“Human beings survived and evolved because they cooperated to compete against the elements, says Buchholz. In the working world, competition often creates cooperation, be it in team projects or in a company-wide effort to beat out the opposition” -Forbes Magazine
Chapter 5 of Where Good Ideas Come From concentrates on the idea that error leads to new innovation. After reading the story about De Forest and his accidental innovation, I began to ponder how important mistakes are to innovation. I did some research about mistakes and innovation and I found this short but very insightful powerpoint online. If you get a chance check it out the link is below. It talks about the ways that mistakes lead to innovation. Perhaps our parents and teachers have been right this whole time. We do learn from our mistakes.
“The secret to organizational inspiration is to build information networks that allow hunches to persist and disperse and recombine” (Johnson, p.127)
In order to give our hunches and innovations a chance to grow and develop, organization is key. We must create an environment, such as an open database of hunches, where our hunches can mix in an organized fashion with other people’s hunches, and lead to new innovation. This connects with the idea of a Commonplace book. If Darwin didn’t write down his discoveries, his hunches never would have developed into the knowledge we have about evolution today. This commonplace book forum that we are posting in right now is an example of one of these organized environments.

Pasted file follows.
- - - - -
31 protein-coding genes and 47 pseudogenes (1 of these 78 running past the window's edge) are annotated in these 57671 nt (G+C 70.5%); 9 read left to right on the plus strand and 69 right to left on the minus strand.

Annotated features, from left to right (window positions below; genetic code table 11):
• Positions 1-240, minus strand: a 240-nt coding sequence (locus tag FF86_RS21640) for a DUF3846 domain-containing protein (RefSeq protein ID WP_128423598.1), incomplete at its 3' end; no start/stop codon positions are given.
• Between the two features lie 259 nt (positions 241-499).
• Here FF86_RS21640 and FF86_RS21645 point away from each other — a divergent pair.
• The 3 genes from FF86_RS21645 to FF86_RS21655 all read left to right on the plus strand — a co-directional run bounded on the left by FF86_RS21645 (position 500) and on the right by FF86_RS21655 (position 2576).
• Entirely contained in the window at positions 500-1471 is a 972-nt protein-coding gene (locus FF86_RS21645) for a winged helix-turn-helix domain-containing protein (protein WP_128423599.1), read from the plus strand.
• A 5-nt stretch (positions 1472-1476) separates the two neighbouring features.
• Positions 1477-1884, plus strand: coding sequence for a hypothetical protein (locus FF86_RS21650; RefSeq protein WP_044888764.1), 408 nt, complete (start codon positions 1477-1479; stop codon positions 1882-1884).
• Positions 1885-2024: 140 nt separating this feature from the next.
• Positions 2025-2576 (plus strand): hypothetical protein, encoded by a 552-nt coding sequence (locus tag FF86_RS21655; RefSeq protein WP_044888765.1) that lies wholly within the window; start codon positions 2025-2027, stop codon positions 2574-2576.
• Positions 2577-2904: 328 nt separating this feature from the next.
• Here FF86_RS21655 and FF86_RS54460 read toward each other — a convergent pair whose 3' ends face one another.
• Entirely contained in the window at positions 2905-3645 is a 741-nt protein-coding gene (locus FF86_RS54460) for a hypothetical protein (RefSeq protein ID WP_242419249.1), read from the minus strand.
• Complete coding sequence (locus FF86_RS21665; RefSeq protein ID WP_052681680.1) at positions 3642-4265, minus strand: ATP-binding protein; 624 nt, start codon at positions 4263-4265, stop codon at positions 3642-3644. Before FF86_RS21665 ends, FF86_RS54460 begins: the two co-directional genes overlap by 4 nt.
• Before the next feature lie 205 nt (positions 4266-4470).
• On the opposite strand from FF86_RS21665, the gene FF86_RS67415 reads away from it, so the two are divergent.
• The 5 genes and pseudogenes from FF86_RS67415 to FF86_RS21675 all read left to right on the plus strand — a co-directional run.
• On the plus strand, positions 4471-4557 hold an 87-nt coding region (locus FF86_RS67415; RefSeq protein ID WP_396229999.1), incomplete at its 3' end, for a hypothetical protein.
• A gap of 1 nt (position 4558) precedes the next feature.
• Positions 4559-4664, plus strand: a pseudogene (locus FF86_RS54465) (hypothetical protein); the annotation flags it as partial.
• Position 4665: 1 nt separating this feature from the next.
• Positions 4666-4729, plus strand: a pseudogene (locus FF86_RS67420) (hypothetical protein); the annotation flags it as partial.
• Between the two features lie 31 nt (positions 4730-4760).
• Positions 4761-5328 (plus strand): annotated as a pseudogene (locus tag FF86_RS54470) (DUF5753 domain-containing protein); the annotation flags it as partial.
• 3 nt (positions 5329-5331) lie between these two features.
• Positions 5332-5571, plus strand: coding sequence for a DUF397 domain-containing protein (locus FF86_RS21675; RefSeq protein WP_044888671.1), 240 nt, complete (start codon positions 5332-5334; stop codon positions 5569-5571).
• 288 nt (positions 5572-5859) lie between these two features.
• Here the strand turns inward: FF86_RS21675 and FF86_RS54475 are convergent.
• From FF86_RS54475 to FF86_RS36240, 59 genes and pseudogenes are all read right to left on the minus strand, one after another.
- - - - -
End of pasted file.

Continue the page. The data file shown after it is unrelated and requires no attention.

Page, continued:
“So part of the secret of hunch cultivation is simple: write everything down.” (Johnson, p83)
Often times we lose track of our hunches and even forget them. Hunches are like a seed, they need to be planted, tended to, and harvested. We need to write our hunches down so that we do not lose them and kill them before they even had a chance to grow. This reminds me of keeping a journal. If you want to remember special occasions for instance, you could keep a journal of all the special occasions of which you have celebrated. Once written down, years could go by and you would still be able to remember those occasions. We make the biggest connection of writing down hunches when we think of Darwin. He kept a log of all of his evolutionary discoveries. We know what we do about evolution today because of his hunches.
“François Jacob captured this in his evolution as a “tinkerer”, not an engineer; our bodies are also works of bricolage, old parts strung together to form something radically new.” (Johnson, p29)
I found this particularly interesting because it is intriguing to think of our bodies as a bunch of parts strung together for a purpose. Each piece of our body is essential, and works towards the productivity of the human body as a whole. Right away I thought of the body systems. Our body is made up of a group of different systems and they all work together to keep us functioning properly and healthily. Below I attached a very cheesy body systems rap video. I haven’t seen it since my freshman year bio class in high school. Although childish, it talks about all the body systems and what they are for. Watch it you may get a laugh out of it.
“Scientists are obtaining genetic samples from isolated populations to preserve a record of human diversity and evolution before these rare groups disappear into history.” (Grace, p200)
Gene patenting is a very controversial topic that has even caused a supreme court case. After reading Chapter 7 of Biotechnology Unzipped, I was curious to do a little more digging in to the whole gene patenting case. I found a short video that is against gene patenting, and a short article that is pro gene patenting. I will attach them below, check them out if you have time it’s interesting stuff.